Update July 2017: Dead-ends but Progress!

It’s been a crazy month. I was on “vacation” and also trying to work and I didn’t get much work done. But when I have been able to get work done, I have made good progress. So far, the migration from the Arduino/Atmel ecosystem to STM32 has gone really really well and is pretty much complete. I’ve written libraries to use almost all the peripherals that I need and confirmed that they do work as intended (at least independently). So far, I have written libraries¬† and verified correct operations for: DMA controller, GPIO, EXTI Interrupts, SPI, I2C, Timers, UART, and ADC. All I have left is the USB.

Back in April/May, I did some calculations for how much memory I would need given the new features I wanted to implement. At the time, I came up with 2 GB of memory so I looked towards SD cards as an option. I have been working on writing a library for the SD card interface using the FatFs by Elm-chan and writing my own SPI procedures since then. I was able to write a working initialization sequence and even handle the command-response handshake for reading data from the card, but writing data has proven far more difficult. I’ve gotten myself to a place where brute force debugging is becoming tedious. The two cards that I have are becoming non-responsive after I upload some code and debug to check the procedure is working. After one attempt, the card either stops responding or responds with 0x00 for infinity. Both cards now require a power down reset in order to try again. This caused me to re-evaluate the memory calculations I had done months ago. I don’t even have the paper where I did the calculations anymore (bad mistake!) but when I re-did the calculations late last week, it turned out that I needed closer to 640 KB than 2 GB. I wish I had the paper to see what happened… But, anyways, once I realized that I didn’t need the SD card as a storage medium and went back to the I2C EEPROM that I already know how to use (just upgrading the EEPROM from 32K/chip to 1 Mb/chip.

I also had quite a scare a few days ago while I was double checking that my encoder library was working correctly. I initialized some free pins as GPIO inputs with external interrupts but for some reason it was not working correctly. I started debugging the code found a bug in my GPIO library. When I set the GPIO mode, I was using a bitwise-OR to change the bits, and if that GPIO pin was previously something else, the mode would not update to input “00”. I was trying to use these pins that were configured as outputs. I thought, “that’s weird, I wonder why those pins are configured like that when I didn’t configure them. Oh well.” and went ahead and wrote the code to change the pin modes to INPUT. I started debugging and immediately OpenOCD crashed and gave me an error “signal 0: received a 0”. I have no idea what this means and can’t find much online so I ignore it, comment out the code. and try again to make sure the code is what caused the problem. I start up the debugger again and OpenOCD immediately crashes. Oh no. Alarms are starting to go off, this isn’t good. I open up the ST-LINK utility used to interact with the dev board… “Cannot connect”…. oh no. Now I can’t even talk to my board??? This isn’t good. I’m thinking it must be a USB thing because that was a major pain in the butt just to get it working the first time. I open up my USB driver tool and change the USB driver. Now, its even more broken than before. I panic. I uninstall the ST-LINK utility and re-install. Nothing. I can’t even install the required updates. All I get is the circular logic of “Please connect board” -> “Cannot connect to board”. Now I am in full blown emergency mode as everything has fallen apart and I’ve wasted a whole day on this. I turn to my last best hope: the system restore. After the system restore, I try again and at least this time, I can upload a hello world program to my board Thats good! But trying to run the RN-9090 code causes the board to brick. At least now I can “reset” the board by uploading the hello world program. Finally, I figure out that the reason the board gets bricked with the debugger is that I am trying to change the pins that are being used by the JTAG debugging! So, once I realized those pins are off-limits, everything got back on track. It was quite a lesson though. I panicked and made things 10x worse and instead I should have stepped away and thought about it clearly instead of just diving into a “solution”.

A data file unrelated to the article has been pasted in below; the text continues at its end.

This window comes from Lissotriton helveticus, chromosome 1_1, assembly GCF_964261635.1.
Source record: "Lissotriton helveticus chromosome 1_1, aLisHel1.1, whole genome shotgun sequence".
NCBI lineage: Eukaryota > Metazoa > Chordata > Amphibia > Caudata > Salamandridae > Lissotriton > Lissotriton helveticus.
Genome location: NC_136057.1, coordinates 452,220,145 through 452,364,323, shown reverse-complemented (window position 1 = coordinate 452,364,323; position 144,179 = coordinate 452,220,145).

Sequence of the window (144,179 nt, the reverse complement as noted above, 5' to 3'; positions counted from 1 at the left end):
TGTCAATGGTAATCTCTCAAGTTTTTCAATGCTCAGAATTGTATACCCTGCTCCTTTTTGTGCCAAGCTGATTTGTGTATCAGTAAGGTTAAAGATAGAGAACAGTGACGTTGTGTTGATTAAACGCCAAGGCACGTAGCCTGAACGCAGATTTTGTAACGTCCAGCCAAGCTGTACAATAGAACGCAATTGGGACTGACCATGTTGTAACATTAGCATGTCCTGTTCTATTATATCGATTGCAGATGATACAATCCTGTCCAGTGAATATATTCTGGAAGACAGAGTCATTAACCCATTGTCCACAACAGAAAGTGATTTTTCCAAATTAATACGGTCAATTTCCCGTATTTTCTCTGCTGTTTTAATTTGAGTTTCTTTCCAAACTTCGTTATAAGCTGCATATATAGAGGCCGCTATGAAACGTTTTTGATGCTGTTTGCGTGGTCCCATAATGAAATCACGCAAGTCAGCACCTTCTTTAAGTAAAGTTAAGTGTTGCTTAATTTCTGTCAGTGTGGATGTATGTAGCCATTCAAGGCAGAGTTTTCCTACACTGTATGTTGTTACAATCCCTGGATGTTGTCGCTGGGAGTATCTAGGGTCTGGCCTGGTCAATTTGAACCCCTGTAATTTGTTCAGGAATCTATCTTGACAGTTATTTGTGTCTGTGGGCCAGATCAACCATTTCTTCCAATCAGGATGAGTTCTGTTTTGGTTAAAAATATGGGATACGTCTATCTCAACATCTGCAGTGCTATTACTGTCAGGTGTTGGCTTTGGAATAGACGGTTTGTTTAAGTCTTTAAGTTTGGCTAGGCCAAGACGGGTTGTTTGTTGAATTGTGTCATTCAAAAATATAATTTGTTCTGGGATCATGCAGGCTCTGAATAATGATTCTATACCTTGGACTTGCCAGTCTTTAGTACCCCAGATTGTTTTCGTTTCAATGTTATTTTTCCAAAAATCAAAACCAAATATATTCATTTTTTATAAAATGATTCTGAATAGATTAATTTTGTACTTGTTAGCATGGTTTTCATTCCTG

So, with all the peripherals confirmed to be working. I’ve started integrating everything together and begun design on the PCBs for the prototype. I will have three PCBs. One for the main board that has all the logic circuitry, one for the encoders, and one for the potentiometers. I have already finished designs for the encoders and pots boards and am about 75% complete on the main board PCB. I’m always a bit weary about submitting a PCB order for manufacturing as I want to get everything right, so I probably won’t be ordering the PCBs just yet. But they are ready… I hope to be ready to put the order in for manufacturing by the end of next week once I have triple checked the schematics and layouts.

Once the boards arrive, I will complete the migration and begin full on prototype debugging. And once, that’s done, I will be ready to do a small run of prototypes.

I will be back soon with more updates!